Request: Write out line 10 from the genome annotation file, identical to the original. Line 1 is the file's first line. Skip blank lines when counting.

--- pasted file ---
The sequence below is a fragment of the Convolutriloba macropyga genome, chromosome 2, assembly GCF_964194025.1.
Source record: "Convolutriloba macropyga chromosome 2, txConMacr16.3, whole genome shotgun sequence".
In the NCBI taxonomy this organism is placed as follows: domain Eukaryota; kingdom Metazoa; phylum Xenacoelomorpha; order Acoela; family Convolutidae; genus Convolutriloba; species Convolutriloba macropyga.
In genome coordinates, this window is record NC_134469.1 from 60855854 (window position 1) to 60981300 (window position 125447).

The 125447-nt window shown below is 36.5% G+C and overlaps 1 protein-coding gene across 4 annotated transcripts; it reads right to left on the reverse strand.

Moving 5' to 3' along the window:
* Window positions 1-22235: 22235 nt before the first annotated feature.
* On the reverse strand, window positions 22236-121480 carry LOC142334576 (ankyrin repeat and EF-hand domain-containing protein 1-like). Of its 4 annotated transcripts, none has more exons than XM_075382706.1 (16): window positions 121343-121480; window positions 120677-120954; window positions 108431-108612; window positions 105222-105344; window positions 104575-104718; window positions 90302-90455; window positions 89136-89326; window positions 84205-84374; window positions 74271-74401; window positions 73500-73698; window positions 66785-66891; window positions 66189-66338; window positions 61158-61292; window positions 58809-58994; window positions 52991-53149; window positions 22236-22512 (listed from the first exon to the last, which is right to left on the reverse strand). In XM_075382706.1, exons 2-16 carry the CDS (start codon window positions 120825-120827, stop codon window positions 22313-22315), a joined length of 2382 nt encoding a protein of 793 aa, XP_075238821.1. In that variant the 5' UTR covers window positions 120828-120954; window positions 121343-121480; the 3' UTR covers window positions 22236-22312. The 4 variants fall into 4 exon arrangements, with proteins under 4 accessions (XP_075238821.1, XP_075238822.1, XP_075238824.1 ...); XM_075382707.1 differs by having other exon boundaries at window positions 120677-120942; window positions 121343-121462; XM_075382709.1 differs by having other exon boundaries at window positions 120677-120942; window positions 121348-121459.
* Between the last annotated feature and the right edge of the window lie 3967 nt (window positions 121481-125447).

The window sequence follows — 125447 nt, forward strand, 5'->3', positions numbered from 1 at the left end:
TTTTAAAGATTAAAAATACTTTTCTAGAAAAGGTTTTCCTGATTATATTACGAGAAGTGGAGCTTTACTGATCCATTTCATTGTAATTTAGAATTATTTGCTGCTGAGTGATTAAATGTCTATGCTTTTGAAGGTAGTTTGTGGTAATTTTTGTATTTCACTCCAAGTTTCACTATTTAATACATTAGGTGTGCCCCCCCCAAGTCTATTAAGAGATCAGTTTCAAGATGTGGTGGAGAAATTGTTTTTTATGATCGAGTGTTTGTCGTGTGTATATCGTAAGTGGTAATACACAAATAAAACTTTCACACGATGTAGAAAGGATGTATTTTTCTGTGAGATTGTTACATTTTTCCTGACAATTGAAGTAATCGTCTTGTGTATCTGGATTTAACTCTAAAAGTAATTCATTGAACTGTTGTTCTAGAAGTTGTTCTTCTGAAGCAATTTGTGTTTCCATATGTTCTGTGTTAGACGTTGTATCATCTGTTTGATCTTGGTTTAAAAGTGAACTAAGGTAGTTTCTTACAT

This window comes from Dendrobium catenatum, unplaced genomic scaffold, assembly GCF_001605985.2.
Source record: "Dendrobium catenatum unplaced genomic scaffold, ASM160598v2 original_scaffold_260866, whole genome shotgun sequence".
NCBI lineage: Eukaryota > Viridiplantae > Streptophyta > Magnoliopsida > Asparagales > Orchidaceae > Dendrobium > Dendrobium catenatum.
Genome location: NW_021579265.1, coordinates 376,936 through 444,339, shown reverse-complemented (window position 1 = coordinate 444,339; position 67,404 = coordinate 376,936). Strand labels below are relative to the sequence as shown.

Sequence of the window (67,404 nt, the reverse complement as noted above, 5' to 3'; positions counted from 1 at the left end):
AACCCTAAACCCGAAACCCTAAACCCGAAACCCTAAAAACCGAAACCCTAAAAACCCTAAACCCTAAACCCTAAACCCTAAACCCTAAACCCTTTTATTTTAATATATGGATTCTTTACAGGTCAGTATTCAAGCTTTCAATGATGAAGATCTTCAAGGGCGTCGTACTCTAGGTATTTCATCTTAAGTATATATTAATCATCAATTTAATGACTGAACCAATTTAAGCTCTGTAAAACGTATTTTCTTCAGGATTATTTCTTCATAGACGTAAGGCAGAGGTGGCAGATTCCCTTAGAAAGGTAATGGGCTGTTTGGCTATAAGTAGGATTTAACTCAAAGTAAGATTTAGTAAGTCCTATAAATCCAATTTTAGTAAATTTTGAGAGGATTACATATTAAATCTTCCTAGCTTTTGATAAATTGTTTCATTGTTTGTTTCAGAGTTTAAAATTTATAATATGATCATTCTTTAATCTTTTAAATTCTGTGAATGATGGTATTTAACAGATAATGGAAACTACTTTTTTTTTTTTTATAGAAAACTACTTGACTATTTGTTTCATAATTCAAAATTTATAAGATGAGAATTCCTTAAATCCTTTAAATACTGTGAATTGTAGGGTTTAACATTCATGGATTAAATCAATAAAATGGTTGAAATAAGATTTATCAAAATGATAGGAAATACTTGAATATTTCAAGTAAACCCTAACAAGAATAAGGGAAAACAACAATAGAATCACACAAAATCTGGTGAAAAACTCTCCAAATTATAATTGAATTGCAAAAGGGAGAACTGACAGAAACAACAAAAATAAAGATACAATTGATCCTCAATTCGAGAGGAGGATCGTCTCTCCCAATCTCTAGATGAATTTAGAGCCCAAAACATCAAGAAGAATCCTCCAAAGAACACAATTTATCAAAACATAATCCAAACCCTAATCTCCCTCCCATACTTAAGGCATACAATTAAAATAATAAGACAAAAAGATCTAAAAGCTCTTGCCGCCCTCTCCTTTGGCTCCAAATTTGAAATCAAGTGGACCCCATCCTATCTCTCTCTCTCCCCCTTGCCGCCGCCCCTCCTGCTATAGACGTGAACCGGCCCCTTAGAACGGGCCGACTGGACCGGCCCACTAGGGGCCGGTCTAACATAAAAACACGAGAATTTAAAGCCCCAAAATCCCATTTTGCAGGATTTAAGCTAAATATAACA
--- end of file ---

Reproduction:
The window sequence follows — 125447 nt, forward strand, 5'->3', positions numbered from 1 at the left end: